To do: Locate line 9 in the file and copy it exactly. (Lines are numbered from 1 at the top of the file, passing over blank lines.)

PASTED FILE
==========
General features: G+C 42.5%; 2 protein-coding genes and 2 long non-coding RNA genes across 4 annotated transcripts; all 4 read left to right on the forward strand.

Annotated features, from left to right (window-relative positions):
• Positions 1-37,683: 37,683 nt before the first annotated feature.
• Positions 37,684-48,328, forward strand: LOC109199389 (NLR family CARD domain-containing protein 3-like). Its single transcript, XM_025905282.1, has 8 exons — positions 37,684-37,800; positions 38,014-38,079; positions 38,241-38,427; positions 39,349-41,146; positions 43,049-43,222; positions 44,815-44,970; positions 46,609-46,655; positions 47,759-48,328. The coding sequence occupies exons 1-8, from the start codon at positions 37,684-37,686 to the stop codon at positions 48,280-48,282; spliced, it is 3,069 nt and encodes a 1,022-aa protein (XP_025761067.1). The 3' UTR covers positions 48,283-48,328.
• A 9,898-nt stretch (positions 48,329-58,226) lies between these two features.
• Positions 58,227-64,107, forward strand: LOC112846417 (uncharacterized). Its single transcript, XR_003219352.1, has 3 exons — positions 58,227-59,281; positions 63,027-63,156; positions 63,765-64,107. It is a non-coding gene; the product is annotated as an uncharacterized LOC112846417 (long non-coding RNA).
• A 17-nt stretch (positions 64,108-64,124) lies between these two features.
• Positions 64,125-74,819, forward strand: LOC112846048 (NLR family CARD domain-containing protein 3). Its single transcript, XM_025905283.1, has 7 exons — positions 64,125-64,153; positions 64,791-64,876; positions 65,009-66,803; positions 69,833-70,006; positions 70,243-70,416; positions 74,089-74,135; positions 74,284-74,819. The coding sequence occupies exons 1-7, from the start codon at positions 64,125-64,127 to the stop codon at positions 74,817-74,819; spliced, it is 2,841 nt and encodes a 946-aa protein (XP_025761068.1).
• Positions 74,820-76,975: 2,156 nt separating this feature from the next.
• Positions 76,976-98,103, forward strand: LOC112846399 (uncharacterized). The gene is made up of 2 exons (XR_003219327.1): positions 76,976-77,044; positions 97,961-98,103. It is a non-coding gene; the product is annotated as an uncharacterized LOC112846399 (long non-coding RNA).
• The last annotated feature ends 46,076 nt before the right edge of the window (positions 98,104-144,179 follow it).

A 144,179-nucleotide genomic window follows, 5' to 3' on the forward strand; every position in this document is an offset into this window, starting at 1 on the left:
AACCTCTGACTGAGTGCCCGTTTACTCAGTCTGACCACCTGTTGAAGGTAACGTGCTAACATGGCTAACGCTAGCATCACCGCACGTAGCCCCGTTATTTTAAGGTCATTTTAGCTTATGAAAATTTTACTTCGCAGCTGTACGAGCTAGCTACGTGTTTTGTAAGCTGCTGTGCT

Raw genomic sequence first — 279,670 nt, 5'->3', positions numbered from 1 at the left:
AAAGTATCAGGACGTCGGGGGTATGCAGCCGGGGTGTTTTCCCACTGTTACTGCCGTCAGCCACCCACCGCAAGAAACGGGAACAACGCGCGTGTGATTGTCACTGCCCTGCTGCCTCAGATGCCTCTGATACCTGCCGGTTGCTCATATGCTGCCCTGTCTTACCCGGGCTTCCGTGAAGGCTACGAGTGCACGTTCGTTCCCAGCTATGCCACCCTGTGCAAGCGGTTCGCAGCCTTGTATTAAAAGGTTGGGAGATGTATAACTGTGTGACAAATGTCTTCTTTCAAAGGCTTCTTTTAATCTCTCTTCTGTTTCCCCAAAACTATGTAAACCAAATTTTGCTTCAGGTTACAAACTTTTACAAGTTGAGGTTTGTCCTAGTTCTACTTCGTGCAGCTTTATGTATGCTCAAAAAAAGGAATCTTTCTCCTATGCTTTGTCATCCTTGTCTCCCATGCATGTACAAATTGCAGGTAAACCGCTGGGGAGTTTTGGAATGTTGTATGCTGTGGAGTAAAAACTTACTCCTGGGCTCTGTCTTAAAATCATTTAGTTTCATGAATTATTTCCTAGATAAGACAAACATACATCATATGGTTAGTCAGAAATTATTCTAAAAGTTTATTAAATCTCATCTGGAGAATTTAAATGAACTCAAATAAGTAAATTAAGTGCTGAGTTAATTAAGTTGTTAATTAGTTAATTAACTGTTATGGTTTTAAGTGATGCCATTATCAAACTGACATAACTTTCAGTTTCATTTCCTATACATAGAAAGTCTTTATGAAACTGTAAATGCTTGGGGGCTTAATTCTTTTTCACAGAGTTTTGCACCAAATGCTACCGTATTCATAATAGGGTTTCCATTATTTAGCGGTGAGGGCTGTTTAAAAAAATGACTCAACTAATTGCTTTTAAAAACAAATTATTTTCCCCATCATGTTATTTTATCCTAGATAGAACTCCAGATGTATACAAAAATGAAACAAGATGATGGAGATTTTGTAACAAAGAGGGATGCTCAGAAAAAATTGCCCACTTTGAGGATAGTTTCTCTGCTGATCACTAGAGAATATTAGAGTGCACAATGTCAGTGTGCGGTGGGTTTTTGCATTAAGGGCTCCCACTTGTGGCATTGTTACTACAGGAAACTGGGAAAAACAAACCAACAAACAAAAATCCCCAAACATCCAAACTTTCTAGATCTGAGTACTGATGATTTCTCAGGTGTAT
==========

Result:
• Positions 74,820-76,975: 2,156 nt separating this feature from the next.